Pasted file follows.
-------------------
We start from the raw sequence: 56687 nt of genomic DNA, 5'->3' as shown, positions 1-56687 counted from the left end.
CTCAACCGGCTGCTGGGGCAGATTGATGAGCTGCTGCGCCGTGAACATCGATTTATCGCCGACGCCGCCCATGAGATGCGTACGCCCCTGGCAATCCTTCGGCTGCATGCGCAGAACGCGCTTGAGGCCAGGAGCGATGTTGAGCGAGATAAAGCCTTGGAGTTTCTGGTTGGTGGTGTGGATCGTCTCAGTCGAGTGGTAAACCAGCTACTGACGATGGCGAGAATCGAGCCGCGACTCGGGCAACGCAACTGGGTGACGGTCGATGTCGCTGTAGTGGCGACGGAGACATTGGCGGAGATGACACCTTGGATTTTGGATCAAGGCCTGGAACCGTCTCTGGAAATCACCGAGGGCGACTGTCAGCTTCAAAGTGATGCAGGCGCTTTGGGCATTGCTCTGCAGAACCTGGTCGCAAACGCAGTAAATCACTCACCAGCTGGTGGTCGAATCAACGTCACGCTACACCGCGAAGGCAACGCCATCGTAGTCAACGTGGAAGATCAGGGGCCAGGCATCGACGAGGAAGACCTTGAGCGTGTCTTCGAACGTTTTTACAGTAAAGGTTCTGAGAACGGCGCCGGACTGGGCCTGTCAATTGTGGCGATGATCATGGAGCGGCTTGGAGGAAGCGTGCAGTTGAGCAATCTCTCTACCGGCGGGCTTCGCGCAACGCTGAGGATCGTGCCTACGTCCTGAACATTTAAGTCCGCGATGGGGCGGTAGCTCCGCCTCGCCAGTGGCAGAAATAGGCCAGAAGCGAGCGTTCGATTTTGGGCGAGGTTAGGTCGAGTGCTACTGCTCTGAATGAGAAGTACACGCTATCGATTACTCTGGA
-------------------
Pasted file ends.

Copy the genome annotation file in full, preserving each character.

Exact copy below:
We start from the raw sequence: 56687 nt of genomic DNA, 5'->3' as shown, positions 1-56687 counted from the left end.
CTCAACCGGCTGCTGGGGCAGATTGATGAGCTGCTGCGCCGTGAACATCGATTTATCGCCGACGCCGCCCATGAGATGCGTACGCCCCTGGCAATCCTTCGGCTGCATGCGCAGAACGCGCTTGAGGCCAGGAGCGATGTTGAGCGAGATAAAGCCTTGGAGTTTCTGGTTGGTGGTGTGGATCGTCTCAGTCGAGTGGTAAACCAGCTACTGACGATGGCGAGAATCGAGCCGCGACTCGGGCAACGCAACTGGGTGACGGTCGATGTCGCTGTAGTGGCGACGGAGACATTGGCGGAGATGACACCTTGGATTTTGGATCAAGGCCTGGAACCGTCTCTGGAAATCACCGAGGGCGACTGTCAGCTTCAAAGTGATGCAGGCGCTTTGGGCATTGCTCTGCAGAACCTGGTCGCAAACGCAGTAAATCACTCACCAGCTGGTGGTCGAATCAACGTCACGCTACACCGCGAAGGCAACGCCATCGTAGTCAACGTGGAAGATCAGGGGCCAGGCATCGACGAGGAAGACCTTGAGCGTGTCTTCGAACGTTTTTACAGTAAAGGTTCTGAGAACGGCGCCGGACTGGGCCTGTCAATTGTGGCGATGATCATGGAGCGGCTTGGAGGAAGCGTGCAGTTGAGCAATCTCTCTACCGGCGGGCTTCGCGCAACGCTGAGGATCGTGCCTACGTCCTGAACATTTAAGTCCGCGATGGGGCGGTAGCTCCGCCTCGCCAGTGGCAGAAATAGGCCAGAAGCGAGCGTTCGATTTTGGGCGAGGTTAGGTCGAGTGCTACTGCTCTGAATGAGAAGTACACGCTATCGATTACTCTGGA